Last week the Productivity Commission released a report into superannuation. No surprise, it didn’t paint the best picture. Suggesting the super industry was lacking competition and accountability, while many funds were still acting in their own best interests and not their members.

It came with a few recommendations from the productivity commission to address the problems and the always helpful media couldn’t miss their opportunity to fill a few pages with advice.

The recommendations were good and bad. The report identified the issue of a super account being tied to an employer, meaning quite often a new job means starting a new super account with more fees and more insurance costs. And the account that an employee lands in is random, so they may well end up in a dud.

The way to fix this was suggested to have super members defaulted into one of the best performing funds when they sign up. The list of the ten superstar funds would be available to the member at the point of signup and they could choose which one to become a member of. The top ten would be decided by an independent panel based on various criteria including governance, fees and returns.

Of course, the problem with any ‘best of’ list that incorporates investment returns, it’s always going to be looking in the rear-view mirror. Not to mention the amount of squealing, lobbying and marketing that will accompany those funds that make the top ten and those that don’t.

Bringing us to The Weekend Australian’s wealth section.

The productivity commission’s report was always going to generate a few opportunistic columns and reports, wagging the finger, but providing little to no substance and probably more confusion. The Weekend Australian decided give readers a ‘wealth special’ and fill a full page with a table on how super funds have performed. No assumptions or notes given, just returns over one, five and ten-year periods. Congratulations to the Goldman Sachs Staff Super Fund who led the day.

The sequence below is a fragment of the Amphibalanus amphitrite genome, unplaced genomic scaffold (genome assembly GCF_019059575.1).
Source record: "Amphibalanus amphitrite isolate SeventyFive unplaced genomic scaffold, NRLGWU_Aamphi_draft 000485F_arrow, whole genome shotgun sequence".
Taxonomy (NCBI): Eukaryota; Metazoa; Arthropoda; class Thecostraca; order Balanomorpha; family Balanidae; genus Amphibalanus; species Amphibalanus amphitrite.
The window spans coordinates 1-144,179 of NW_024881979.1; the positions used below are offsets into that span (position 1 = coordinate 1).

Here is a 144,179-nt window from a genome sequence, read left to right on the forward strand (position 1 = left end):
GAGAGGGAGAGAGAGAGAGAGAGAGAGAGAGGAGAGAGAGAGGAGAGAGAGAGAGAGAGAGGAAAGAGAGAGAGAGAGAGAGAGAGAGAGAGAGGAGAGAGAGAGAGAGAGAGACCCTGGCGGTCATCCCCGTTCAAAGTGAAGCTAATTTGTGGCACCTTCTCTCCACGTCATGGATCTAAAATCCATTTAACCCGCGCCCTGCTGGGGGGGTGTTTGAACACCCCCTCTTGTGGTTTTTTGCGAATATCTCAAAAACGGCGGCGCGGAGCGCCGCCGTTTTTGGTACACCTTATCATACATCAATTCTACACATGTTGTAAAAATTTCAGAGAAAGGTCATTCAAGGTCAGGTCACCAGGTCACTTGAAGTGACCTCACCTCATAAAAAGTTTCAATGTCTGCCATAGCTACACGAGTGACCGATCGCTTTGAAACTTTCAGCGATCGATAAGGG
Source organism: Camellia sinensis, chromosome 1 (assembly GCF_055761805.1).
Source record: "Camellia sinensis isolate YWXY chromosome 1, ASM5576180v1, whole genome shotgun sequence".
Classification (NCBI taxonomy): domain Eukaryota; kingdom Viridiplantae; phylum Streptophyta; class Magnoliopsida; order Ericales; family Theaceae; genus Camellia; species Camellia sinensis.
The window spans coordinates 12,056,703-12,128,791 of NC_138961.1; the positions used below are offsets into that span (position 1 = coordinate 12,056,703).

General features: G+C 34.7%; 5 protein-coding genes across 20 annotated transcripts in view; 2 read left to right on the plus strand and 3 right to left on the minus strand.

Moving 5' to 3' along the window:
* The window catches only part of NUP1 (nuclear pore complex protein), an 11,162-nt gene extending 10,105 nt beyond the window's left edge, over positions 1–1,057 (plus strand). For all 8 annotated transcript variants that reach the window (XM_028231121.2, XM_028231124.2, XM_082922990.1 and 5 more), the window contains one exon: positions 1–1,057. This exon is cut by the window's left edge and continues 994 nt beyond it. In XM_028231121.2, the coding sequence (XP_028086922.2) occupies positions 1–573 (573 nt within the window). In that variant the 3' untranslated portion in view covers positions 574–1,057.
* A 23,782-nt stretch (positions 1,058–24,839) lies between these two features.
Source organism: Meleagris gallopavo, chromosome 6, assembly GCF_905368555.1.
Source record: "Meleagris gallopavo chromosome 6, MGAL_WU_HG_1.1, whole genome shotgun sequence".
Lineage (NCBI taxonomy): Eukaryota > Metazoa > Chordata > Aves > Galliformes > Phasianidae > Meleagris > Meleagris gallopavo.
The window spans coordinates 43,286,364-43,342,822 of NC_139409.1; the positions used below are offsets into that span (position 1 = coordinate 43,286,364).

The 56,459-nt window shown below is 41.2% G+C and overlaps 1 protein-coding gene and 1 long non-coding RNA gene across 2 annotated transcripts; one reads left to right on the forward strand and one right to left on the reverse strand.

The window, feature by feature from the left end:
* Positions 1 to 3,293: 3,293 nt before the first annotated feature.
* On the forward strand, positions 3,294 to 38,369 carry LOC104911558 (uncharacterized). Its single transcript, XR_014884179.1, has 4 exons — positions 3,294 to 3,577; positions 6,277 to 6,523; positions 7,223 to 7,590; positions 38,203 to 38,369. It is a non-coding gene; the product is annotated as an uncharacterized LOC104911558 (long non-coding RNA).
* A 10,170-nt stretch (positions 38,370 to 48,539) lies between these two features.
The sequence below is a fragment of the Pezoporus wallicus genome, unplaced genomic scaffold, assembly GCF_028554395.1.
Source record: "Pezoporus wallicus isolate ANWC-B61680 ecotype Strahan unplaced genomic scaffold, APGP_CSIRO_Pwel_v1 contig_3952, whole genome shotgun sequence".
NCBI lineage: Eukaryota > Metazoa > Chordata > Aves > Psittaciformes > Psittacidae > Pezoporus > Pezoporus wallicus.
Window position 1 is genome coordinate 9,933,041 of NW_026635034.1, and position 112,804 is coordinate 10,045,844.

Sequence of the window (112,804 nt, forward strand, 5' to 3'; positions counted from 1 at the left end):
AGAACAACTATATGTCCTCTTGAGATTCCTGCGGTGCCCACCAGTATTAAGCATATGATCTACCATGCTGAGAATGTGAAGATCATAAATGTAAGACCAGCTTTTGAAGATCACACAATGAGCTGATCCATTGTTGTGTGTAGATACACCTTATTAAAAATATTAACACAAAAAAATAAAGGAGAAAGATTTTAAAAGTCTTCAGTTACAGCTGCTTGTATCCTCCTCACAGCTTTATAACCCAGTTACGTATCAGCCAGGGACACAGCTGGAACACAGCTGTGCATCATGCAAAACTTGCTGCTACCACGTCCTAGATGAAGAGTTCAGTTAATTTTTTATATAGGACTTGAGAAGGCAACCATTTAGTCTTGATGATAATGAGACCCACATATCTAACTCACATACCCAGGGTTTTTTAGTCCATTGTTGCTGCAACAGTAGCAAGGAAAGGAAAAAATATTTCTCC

Here, pick you new fund.

On the next page a bloke offered some advice on ‘how to switch your super the smart way’. Such is the lamentable state of investment journalism in Australia, the advice was essentially a bunch of stuff he’d copied from ASIC’s MoneySmart website.

By the end of next week this stuff will have again faded from the memory and the media will move on to something else. They might get interested again next time someone important has something to say about superannuation.

What should be said, is just like investing outside of super, having your future goals attached to your money is important. Even more important is having an investment philosophy you can rely on and one you’re prepared to stick with, so you can reach those goals. This is always going to serve an investor better than picking from a list, then repicking again later if they’re suddenly not happy with recent returns.

Finally, the good thing about making predictions, you can always reserve the right to revise them.

Here’s ANZ economists in April:

Australian house prices will push modestly higher this year and ramp up in 2019, according to ANZ economists, who say outright price falls are off the table.

While the days of double-digit percentage price growth are now history, outright house price falls aren’t likely, according to senior ANZ economists Daniel Gradwell and Joanne Masters.

And from two days ago:

In a research note published on Wednesday, ANZ senior economist Daniel Gradwell pointed to recent figures showing the rate of decline had accelerated in Sydney, with auction clearance rates slumping in Melbourne as well.

“Weakness in Australia’s housing market has persisted longer than we expected, and the rate of decline in prices has recently accelerated,” Mr Gradwell wrote.

“Additional headwinds are possible, such as the shift away from interest only loans,” he warned.

“There could also be further tightening of credit as the impact of the current regulatory focus on mortgages flows through into lender behaviour.

“All of this suggests that the fall in house prices will be quite a bit larger than we previously expected, with recovery coming later.”

All in the space of two months! To quote Ron Burgundy, “Boy, that escalated quickly.”

This represents general information only. Before making any financial or investment decisions, we recommend you consult a financial planner to take into account your personal investment objectives, financial situation and individual needs.